They say that the fastest way to get from point A to point B is a straight line (though this video shows this isn’t always true). For the purpose of today’s post let’s assume this to be true–that the fastest and most efficient path between two points is via a direct, straight link. If you’ve ever completed a long road trip with small children, as I recently have, you’ll understand what I’m going for. The fastest way to arrive at your desired destination is via a direct link with little, to no, stops in between.

This is not a blog about road trips or interesting physics, however, so what does this mean for healthcare? For that I raise another question–What is needed for you to have healthcare? The answer, while debated, discussed, and argued on the biggest stages worldwide, is quite simple–you need a doctor. You need the knowledge, skills, and expertise of one who has studied and trained to diagnose and treat whatever ails you. Sometimes those skills are needed right now, more often they’re needed in a day or two, and other times they can wait longer. No matter the level of emergency, in order for you to receive healthcare you need a doctor. Think, what is your ultimate goal in seeking medical care, whether in the inpatient or outpatient setting? It is to see the doctor, nothing more, nothing less.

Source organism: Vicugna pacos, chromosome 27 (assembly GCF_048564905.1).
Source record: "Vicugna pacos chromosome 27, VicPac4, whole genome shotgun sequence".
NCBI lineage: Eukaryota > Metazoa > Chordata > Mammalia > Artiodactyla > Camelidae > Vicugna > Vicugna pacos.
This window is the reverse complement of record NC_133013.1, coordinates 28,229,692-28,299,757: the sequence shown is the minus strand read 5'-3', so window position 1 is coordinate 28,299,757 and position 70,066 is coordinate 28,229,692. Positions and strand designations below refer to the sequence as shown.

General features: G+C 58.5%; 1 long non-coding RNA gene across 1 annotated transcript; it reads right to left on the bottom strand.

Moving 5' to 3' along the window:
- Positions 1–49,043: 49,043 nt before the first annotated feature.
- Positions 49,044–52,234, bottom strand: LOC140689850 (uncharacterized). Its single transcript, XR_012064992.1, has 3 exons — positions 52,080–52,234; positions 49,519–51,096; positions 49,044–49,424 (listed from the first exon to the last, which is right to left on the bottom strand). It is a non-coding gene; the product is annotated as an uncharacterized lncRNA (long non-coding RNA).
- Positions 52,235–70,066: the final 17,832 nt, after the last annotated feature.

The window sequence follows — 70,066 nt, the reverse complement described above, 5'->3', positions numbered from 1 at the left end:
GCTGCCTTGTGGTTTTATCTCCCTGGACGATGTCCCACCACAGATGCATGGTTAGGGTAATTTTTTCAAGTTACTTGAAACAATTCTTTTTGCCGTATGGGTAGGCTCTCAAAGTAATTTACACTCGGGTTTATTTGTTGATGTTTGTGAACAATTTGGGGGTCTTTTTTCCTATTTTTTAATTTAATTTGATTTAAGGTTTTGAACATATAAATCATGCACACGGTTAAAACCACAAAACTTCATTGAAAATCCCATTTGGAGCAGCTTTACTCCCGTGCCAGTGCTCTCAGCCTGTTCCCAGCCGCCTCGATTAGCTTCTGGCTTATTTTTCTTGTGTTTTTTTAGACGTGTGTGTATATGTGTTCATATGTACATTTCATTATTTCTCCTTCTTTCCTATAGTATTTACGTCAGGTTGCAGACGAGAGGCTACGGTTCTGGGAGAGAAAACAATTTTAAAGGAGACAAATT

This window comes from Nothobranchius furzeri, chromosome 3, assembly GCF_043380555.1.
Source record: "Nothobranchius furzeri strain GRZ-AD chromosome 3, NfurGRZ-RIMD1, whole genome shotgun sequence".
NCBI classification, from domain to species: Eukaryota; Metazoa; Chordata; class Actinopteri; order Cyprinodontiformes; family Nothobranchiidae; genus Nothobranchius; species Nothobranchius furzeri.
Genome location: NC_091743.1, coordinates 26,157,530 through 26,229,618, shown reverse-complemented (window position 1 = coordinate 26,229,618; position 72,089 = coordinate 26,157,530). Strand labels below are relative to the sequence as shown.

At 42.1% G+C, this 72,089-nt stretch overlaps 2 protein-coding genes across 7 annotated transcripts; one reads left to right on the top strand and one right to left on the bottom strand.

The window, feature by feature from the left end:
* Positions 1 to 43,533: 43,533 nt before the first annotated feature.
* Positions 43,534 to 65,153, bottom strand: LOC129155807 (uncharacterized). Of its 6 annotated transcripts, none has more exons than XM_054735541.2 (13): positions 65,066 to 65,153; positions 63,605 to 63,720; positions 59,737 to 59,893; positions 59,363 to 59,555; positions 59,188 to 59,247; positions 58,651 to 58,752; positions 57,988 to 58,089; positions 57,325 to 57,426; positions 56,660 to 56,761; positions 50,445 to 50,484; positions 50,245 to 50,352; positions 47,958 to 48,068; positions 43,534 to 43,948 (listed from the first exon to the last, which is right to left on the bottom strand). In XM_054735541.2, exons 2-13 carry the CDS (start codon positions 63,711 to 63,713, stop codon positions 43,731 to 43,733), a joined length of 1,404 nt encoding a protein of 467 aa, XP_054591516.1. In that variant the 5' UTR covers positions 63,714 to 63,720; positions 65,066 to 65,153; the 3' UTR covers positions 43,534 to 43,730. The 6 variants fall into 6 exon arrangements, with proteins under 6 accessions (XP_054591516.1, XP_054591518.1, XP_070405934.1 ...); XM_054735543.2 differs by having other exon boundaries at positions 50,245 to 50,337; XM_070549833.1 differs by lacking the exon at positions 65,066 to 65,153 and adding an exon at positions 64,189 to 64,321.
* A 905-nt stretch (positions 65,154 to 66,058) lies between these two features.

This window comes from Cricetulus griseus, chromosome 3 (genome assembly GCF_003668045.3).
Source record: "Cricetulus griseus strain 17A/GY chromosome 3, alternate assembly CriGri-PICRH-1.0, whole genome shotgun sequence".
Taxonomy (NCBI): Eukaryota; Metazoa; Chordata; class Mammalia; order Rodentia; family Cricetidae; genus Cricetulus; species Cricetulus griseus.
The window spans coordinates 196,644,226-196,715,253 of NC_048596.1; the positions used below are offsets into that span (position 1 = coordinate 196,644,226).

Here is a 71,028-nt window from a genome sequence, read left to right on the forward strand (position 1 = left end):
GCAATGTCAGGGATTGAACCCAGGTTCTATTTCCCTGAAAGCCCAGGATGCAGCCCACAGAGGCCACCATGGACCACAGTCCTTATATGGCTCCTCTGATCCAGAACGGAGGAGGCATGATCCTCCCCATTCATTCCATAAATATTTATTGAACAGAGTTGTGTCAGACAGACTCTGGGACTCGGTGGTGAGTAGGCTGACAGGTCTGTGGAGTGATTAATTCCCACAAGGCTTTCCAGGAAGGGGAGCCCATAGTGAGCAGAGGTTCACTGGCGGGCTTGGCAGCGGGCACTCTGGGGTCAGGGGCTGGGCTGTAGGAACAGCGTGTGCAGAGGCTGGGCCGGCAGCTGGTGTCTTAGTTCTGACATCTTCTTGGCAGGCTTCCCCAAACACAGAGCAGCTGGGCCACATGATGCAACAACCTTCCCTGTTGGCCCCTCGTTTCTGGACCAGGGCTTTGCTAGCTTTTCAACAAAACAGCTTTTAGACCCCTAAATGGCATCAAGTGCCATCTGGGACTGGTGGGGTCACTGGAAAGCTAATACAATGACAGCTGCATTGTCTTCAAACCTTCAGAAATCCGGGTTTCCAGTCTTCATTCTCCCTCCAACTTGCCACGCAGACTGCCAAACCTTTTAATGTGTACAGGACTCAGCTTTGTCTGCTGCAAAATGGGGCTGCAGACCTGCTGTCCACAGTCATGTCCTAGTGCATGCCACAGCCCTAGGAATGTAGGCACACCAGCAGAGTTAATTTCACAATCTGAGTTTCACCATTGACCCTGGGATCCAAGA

Why then is it so difficult to see the doctor? Countless stops have been placed in the path between doctor and patient that there is no longer a direct link between the two. In its place is a circuitous route through stops most wouldn’t dare traverse if they had the choice. In fact, the system has become so backwards that there no longer exists a true relationship between doctor and patient. Patients have a relationship with an pay for insurance that in turn has relationships contracts with physicians. Change or remove that “relationship” with your insurance and see that the connection you have with your doctor will likely follow.

How does direct primary care restore the doctor-patient relationship? Simply. We remove all the stops. Direct relationships are established via a monthly membership fee, paid directly from patient to doctor. No more wondering where, or to whom, your money is going. Check out the video for a simple explanation of how physicians all over the country are returning the importance to the doctor-patient relationship via direct primary care (video credit: Family Medicine Education Consortium).